Colombian President Juan Manuel Santos withheld his approval of President Trump's proposed border wall between the United States and Mexico Thursday evening in an interview with Bret Baier.
"The best wall that you can build is economic development in Central America and South America," Santos responded when asked for his thoughts on the wall.
"I urge President Trump and all of the United States to look more to the south," he told Baier. "The strategic interests of the United States are much more important in the south, in Latin America, than many parts of the world."
"If you see that, then you won't need walls," the Colombian leader concluded.
Still, Santos expressed optimism about his meeting with President Trump earlier in the day, saying it "ratified" the commitment and "special relationship" of cooperation between the two countries.
At a joint press conference earlier Thursday, President Trump did not mince words regarding his serious concerns about illegal drugs, such as cocaine pouring into the United States from Colombia.
"The drug epidemic is poisoning too many American lives, and we're going to stop it many different ways. One of them will be the wall," Trump stated.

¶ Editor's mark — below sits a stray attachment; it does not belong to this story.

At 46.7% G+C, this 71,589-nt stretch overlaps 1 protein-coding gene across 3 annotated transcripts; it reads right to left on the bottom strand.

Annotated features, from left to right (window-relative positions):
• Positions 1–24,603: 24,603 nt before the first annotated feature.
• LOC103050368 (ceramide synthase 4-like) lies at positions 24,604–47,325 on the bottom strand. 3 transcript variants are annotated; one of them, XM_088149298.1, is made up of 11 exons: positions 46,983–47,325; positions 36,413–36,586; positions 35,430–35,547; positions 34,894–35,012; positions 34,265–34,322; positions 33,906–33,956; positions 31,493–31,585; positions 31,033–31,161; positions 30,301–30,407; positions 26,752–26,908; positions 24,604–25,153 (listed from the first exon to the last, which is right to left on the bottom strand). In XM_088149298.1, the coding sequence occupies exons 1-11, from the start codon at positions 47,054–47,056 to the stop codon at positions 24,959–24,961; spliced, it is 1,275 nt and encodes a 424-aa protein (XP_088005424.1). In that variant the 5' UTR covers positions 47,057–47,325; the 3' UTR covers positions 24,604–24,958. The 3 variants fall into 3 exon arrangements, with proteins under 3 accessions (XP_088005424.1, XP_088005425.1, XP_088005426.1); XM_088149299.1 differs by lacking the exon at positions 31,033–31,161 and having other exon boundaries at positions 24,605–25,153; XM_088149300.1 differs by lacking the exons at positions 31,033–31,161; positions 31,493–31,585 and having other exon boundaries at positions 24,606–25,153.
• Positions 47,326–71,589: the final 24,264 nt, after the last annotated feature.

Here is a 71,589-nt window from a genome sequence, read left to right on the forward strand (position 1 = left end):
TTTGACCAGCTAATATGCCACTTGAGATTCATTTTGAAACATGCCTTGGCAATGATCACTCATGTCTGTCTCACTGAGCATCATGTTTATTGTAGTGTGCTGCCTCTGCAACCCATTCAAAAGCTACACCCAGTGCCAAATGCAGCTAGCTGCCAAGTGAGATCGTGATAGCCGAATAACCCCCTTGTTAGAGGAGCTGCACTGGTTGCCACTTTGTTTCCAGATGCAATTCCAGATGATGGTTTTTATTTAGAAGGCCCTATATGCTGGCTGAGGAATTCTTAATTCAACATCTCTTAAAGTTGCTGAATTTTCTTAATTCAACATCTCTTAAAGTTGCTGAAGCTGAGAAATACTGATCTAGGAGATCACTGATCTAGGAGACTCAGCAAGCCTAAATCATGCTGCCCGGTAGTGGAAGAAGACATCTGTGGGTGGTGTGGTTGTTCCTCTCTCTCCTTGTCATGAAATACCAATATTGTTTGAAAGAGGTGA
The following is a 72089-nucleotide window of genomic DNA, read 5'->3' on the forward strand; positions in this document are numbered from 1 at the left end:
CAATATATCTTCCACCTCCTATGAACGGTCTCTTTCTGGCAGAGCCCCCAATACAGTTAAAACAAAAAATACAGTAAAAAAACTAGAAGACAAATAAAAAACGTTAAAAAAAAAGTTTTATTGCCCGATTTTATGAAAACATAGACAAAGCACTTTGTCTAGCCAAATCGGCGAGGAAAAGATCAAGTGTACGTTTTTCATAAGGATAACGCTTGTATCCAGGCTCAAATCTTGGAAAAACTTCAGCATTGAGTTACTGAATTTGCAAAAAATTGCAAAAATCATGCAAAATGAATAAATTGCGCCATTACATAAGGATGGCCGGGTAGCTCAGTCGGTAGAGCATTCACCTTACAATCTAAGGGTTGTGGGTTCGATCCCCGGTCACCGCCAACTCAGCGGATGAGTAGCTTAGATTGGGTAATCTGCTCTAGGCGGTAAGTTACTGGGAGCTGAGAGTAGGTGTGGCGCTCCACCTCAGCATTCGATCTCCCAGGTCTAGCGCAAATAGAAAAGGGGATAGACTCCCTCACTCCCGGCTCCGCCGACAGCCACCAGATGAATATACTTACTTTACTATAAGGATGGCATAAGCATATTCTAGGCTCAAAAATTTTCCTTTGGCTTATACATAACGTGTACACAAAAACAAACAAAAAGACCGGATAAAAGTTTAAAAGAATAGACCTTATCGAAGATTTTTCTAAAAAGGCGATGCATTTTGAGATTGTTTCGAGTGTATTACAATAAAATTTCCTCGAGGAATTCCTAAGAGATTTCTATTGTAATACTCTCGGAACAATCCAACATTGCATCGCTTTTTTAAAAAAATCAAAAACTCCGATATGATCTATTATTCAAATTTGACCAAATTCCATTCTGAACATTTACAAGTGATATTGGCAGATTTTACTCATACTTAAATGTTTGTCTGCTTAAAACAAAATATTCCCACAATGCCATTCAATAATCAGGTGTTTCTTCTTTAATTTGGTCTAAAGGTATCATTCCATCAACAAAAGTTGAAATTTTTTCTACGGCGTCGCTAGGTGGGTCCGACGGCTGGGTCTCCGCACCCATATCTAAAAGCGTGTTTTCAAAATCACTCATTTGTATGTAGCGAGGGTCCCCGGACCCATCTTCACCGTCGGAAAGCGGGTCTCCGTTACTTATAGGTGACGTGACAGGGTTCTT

Colombia was responsible for making 710 metric tons of cocaine last year, compared to only 235 tons in 2013.
Santos touted his country's "very effective" "carrot and stick" policy, which substitutes legal crops for illegal ones.
"We're doing extremely well. We are seizing enormous amounts of tons of cocaine," he said, adding that each year they confiscate more of the illegal substance.
Santos pushed some blame back on the United States, saying that "if you didn't demand the drugs, we wouldn't supply them."
Colombia has suffered more than any other country in the war on drugs, he added.
Regarding his unstable neighbor Venezuela, Santos said he is hoping for a nonviolent democratic transition of power, since Colombia would suffer most if the violence expands to other countries.
His three objectives for Venezuela are that the country settle on a calendar for elections, that the regime recognize the authority of the general assembly, and that political prisoners are liberated.
Santos received Nobel Peace Prize last year for his efforts to promote peace between his government and the Revolutionary Armed Forces of Colombia (FARC).
Watch the full interview above.